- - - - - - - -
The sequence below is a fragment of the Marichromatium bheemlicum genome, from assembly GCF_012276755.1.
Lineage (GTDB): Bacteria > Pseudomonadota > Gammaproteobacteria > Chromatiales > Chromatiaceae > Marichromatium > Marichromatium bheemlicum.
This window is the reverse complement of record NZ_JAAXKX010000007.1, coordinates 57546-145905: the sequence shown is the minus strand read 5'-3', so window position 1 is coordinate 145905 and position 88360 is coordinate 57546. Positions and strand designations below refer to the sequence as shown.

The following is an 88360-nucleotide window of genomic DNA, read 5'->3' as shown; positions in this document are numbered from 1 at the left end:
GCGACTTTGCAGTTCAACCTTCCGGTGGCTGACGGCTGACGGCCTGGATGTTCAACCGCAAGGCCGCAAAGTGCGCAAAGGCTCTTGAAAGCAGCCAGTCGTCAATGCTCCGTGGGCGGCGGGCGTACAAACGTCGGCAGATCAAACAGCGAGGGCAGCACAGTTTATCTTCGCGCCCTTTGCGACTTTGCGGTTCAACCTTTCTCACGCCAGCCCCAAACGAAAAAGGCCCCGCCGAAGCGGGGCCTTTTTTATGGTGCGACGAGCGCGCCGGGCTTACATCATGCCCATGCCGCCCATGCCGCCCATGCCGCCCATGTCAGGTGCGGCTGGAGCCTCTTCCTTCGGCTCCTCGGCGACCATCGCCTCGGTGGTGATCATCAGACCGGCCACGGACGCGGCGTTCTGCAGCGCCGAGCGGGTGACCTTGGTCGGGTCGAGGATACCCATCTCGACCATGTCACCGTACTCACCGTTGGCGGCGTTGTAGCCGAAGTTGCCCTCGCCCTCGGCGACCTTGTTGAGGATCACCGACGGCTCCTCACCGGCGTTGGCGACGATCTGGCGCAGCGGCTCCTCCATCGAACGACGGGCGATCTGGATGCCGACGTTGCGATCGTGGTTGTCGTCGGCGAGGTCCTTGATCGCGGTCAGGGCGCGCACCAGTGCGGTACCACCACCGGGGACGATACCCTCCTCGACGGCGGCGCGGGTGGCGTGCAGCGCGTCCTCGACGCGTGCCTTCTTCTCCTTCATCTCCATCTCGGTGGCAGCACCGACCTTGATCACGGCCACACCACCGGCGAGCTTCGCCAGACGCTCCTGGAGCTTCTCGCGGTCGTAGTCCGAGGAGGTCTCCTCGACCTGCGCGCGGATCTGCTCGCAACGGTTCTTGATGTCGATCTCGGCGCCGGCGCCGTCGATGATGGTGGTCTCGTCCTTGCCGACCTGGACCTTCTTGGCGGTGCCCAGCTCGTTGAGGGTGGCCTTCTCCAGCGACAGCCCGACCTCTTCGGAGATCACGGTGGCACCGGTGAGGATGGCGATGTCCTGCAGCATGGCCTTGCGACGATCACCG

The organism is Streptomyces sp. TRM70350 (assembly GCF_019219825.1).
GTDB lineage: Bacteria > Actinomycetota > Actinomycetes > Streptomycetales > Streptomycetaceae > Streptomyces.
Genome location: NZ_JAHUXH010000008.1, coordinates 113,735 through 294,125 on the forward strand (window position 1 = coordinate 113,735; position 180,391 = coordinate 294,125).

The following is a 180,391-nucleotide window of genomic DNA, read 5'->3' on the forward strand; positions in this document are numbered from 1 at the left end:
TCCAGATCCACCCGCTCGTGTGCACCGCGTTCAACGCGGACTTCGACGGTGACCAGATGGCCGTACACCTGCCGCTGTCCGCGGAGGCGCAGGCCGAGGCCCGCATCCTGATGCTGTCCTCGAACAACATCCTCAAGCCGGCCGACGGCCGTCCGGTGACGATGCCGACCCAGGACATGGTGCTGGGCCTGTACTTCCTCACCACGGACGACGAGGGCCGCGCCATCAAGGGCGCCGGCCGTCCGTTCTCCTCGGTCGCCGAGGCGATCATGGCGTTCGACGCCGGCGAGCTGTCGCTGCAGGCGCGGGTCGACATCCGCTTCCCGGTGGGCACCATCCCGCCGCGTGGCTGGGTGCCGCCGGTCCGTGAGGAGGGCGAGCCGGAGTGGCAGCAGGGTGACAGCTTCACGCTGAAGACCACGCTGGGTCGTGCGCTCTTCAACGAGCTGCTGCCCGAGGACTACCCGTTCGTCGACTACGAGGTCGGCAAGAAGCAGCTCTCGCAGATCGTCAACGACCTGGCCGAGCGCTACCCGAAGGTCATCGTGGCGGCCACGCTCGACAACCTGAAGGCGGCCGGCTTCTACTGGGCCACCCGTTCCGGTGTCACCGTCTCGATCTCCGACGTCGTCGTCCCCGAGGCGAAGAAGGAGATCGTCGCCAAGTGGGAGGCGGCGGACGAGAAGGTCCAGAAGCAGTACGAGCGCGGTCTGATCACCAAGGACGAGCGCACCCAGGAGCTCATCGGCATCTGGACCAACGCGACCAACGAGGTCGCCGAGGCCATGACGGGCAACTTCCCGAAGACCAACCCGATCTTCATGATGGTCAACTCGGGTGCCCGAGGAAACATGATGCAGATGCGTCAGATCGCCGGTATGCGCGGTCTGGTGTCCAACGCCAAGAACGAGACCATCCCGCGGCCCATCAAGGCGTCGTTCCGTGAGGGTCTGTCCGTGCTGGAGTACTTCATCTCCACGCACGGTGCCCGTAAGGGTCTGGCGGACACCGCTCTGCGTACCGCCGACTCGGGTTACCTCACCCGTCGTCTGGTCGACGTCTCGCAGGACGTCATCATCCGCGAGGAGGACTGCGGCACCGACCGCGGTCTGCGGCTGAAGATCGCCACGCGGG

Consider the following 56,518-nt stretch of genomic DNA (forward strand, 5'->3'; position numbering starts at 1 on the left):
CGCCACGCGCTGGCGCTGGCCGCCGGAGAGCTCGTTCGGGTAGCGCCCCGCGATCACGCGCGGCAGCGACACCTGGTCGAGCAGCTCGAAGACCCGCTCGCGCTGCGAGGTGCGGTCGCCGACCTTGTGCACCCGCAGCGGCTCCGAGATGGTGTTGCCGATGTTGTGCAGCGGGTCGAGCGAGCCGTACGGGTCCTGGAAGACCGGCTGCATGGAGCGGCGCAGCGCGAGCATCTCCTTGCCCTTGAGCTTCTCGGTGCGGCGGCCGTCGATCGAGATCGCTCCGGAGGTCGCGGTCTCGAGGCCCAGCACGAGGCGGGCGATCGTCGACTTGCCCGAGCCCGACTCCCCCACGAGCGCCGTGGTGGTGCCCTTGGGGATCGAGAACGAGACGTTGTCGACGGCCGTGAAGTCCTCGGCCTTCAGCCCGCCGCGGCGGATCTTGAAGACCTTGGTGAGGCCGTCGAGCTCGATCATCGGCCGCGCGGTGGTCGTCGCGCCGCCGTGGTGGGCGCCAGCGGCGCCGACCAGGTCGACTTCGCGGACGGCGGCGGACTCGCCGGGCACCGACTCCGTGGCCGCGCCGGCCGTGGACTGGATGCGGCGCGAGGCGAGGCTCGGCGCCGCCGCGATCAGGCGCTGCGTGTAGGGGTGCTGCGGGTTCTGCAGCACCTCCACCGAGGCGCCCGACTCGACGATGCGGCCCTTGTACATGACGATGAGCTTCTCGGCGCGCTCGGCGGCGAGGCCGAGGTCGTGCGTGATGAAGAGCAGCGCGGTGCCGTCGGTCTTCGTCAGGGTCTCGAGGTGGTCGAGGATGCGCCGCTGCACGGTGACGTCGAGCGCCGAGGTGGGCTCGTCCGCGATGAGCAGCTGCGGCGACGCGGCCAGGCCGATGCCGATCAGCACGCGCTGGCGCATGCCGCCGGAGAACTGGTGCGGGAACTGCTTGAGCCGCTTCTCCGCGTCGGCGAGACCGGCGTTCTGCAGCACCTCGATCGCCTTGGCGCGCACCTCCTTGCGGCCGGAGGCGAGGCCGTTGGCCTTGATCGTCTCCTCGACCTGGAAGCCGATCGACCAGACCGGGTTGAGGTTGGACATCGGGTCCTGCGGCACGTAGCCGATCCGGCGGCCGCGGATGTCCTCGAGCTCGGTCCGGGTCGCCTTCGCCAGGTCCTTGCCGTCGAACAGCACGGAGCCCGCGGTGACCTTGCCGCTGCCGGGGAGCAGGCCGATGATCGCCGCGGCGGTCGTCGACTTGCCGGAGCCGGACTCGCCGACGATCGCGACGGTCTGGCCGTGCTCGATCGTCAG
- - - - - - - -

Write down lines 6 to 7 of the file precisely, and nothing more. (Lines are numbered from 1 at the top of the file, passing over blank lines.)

The organism is Streptomyces sp. TRM70350 (assembly GCF_019219825.1).
GTDB lineage: Bacteria > Actinomycetota > Actinomycetes > Streptomycetales > Streptomycetaceae > Streptomyces.